Author + information
- Received July 5, 2018
- Revision received October 14, 2018
- Accepted October 30, 2018
- Published online February 4, 2019.
- Hans-Christoph Diener, MD, PhDa,∗ (, )@unidue,
- Robert G. Hart, MDb,
- Peter J. Koudstaal, MDc,
- Deirdre A. Lane, PhDd and
- Gregory Y.H. Lip, MDd,e
- aDepartment of Neurology, University Hospital Essen and University Duisburg-Essen, Germany
- bPopulation Health Research Institute/McMaster University, Vascular and Stroke Research Institute, Hamilton, Ontario, Canada
- cDepartment of Neurology, Erasmus Medical Center, Rotterdam, the Netherlands
- dLiverpool Centre for Cardiovascular Science, University of Liverpool and Liverpool Heart & Chest Hospital, Liverpool, United Kingdom
- eAalborg Thrombosis Research Unit, Department of Clinical Medicine, Aalborg University, Aalborg, Denmark
- ↵∗Address for correspondence:
Dr. Hans-Christoph Diener, Department of Neurology, University Hospital Essen and University Duisburg-Essen, Hufelandstrasse 55, 45147 Essen, Germany.
Numerous vascular risk factors and vascular diseases contribute to cognitive impairment and dementia. Many studies and registries show an association of atrial fibrillation (AF) with cognitive impairment, cognitive decline, and dementia. This is true for vascular dementia and Alzheimer's disease. The assumed multifactorial mechanisms include ischemic stroke, both apparent and silent, cerebral microinfarcts, cerebral hemorrhage, and reduced cerebral blood flow. A number of retrospective observational and prospective studies support that anticoagulation in patients with AF may reduce the risk of cognitive decline and dementia. This holds for both vitamin K antagonists (e.g., warfarin) and direct oral anticoagulants. However, it still remains unproven if anticoagulation reduces cognitive decline and dementia in AF patients based on randomized trials.
Dr. Diener has received honoraria for participation in clinical trials, contribution to advisory boards, or oral presentations from Abbott, Achelios, Allergan, AstraZeneca, Bayer Vital, Bristol-Myers Squibb, Boehringer Ingelheim, CoAxia, Corimmun, Covidien, Daiichi-Sankyo, D-Pharm, Fresenius, GlaxoSmithKline, Janssen-Cilag, Johnson & Johnson, Knoll, Lilly, Merck Sharp & Dohme, Medtronic, MindFrame, Neurobiological Technologies, Novartis, Novo Nordisk, Paion, Parke-Davis, Pfizer, Portola, Sanofi, Schering Plough, Servier, Solvay, St. Jude, Syngis, Talecris, Thrombogenics, WebMD Global, and Wyeth; has received financial support for research projects from AstraZeneca, GlaxoSmithKline, Boehringer Ingelheim, Lundbeck, Novartis, Janssen-Cilag, Sanofi, Syngis, and Talecris; his institution, the Department of Neurology at the University Duisburg-Essen, has received research grants from the German Research Council, German Ministry of Education and Research, European Union, National Institutes of Health, Bertelsmann Foundation, and Heinz-Nixdorf Foundation; has served within the past year as editor of Neurology International Open, Aktuelle Neurologie, and Arzneimitteltherapie, as coeditor of Cephalalgia, and on the editorial board of Lancet Neurology, Current Neurology and Neuroscience Reports, European Neurology, and Cerebrovascular Disorders; has served as chair of the Treatment Guidelines Committee of the German Society of Neurology and contributed to the EHRA and ESC guidelines for the treatment of AF; and has no ownership interest and does not own stocks of any pharmaceutical company. Dr. Hart has received research support and stipends for research involving rivaroxaban and honoraria for service on advisory boards for Bayer AG. Dr. Koudstaal has received royalties for the textbook of Neurology, Bohn Stafleu, & Van Loghum; has not received personal honoraria for participation in clinical trials; as chairman of the European Atrial Fibrillation Trial; has received research grants from the Dutch Heart Foundation, Bayer, and Boehringer Ingelheim; his institution, the Department of Neurology, currently receives research grants from the Dutch Heart Foundation, Dutch Brain Foundation, Dutch Ministry of Health, Stryker Neurovascular, Penumbra, Johnson and Johnson, and Covidien for the CONTRAST consortium that coordinates several trials on endovascular treatment of acute stroke; has served as investigator of the Rotterdam study for over 25 years, which is supported by several nonpharmaceutical grants; and does not own stocks of any pharmaceutical company. Dr. Lane has received educational grants from Bristol-Myers Squibb and Boehringer Ingelheim; has performed speaker activity for Pfizer; and has served as a consultant for Bristol-Myers Squibb, Bayer, Boehringer Ingelheim, and Daiichi-Sankyo. Dr. Lip has served as a consultant for Bayer/Janssen, Bristol-Myers Squibb/Pfizer, Medtronic, Boehringer Ingelheim, Novartis, Verseon, and Daiichi-Sankyo; and has served as a speaker for Bayer, Bristol-Myers Squibb/Pfizer, Medtronic, Boehringer Ingelheim, and Daiichi-Sankyo (no fees are directly received by him personally).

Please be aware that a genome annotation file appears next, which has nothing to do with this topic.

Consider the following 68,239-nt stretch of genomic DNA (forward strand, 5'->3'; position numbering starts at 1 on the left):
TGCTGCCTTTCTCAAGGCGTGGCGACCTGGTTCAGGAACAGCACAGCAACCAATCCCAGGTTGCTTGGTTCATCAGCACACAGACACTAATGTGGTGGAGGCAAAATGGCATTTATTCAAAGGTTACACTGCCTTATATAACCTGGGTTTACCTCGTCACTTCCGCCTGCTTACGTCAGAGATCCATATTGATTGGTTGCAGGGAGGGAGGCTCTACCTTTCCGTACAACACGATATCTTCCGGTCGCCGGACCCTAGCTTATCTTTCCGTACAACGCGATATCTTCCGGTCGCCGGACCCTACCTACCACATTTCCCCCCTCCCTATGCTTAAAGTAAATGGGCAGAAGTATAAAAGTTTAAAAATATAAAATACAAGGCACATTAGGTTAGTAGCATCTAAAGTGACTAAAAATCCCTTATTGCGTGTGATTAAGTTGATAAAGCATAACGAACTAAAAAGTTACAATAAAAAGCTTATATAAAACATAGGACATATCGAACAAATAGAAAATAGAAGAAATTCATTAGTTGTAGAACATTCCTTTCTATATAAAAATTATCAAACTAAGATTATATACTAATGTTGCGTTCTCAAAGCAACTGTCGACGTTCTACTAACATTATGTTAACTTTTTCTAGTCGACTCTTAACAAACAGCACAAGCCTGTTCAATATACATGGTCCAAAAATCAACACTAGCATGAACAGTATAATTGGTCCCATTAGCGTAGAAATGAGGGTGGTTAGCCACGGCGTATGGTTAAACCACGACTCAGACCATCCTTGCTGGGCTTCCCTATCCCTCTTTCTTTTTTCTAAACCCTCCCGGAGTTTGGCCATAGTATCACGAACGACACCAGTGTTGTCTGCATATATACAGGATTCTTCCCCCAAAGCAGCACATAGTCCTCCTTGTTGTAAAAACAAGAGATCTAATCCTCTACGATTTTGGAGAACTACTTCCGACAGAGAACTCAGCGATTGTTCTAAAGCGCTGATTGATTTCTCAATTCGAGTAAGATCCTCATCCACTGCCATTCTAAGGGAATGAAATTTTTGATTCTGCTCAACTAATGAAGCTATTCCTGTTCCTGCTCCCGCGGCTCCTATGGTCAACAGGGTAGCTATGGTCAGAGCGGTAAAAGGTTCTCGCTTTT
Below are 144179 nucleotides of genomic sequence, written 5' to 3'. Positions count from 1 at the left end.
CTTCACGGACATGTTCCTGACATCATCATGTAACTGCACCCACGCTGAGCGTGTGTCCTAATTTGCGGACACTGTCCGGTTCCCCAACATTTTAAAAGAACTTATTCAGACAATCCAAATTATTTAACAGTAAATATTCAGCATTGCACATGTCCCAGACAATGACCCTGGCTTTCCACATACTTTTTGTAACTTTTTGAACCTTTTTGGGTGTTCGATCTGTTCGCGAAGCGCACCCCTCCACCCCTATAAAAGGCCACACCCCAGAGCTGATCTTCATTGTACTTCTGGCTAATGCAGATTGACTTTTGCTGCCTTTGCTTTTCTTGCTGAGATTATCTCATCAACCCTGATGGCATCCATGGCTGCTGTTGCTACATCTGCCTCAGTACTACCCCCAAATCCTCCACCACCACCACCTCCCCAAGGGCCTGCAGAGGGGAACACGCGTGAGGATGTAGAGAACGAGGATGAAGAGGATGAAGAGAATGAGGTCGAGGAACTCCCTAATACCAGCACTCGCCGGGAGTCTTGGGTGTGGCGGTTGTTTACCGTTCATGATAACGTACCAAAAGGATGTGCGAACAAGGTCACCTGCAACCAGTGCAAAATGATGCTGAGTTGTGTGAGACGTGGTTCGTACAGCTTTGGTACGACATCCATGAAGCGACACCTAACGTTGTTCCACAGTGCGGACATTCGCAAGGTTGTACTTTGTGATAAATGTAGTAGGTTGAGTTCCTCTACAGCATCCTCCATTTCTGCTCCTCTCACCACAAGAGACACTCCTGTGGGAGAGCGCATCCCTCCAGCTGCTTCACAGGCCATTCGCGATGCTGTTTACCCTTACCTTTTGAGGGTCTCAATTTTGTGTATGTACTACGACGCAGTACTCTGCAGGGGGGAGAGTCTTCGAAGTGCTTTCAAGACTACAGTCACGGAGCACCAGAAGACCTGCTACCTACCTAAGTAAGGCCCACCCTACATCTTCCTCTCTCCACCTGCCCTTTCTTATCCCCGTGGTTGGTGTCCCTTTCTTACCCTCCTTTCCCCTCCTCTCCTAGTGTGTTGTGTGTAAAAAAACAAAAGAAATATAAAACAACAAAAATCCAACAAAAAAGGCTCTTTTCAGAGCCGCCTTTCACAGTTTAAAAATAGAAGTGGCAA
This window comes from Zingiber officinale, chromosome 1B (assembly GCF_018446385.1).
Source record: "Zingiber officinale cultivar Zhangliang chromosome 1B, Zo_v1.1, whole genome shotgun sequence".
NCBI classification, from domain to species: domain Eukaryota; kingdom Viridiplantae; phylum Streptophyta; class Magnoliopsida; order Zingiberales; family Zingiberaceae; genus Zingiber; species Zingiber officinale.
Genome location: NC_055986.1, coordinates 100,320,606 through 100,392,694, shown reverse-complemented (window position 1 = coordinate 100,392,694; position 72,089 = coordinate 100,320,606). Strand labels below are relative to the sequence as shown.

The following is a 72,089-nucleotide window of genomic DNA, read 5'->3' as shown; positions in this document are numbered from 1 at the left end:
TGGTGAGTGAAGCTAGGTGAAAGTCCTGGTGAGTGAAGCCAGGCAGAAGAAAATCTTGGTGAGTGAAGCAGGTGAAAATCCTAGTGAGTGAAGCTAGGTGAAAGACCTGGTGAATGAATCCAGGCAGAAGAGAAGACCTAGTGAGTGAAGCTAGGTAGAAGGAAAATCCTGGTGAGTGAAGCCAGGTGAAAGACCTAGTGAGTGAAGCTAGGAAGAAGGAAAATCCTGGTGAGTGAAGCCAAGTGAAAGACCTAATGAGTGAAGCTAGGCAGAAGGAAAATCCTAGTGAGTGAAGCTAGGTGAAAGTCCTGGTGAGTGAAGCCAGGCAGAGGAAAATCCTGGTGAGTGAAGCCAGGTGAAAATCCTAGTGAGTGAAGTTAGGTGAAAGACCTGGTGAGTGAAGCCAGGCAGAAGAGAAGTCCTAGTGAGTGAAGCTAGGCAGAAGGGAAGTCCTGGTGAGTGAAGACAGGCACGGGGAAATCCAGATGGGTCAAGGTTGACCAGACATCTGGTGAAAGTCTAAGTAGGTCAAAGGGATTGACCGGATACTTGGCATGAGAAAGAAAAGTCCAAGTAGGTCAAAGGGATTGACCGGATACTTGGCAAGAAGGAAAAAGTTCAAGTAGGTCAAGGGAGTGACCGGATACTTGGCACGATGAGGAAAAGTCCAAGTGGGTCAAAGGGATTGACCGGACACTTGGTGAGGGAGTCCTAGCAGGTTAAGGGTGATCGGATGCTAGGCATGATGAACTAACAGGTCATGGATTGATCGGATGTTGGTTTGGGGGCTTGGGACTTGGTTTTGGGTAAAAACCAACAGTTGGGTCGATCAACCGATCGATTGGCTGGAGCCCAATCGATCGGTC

Listen to this manuscript's audio summary by Editor-in-Chief Dr. Valentin Fuster on JACC.org.
- Received July 5, 2018.
- Revision received October 14, 2018.
- Accepted October 30, 2018.
- 2019 American College of Cardiology Foundation
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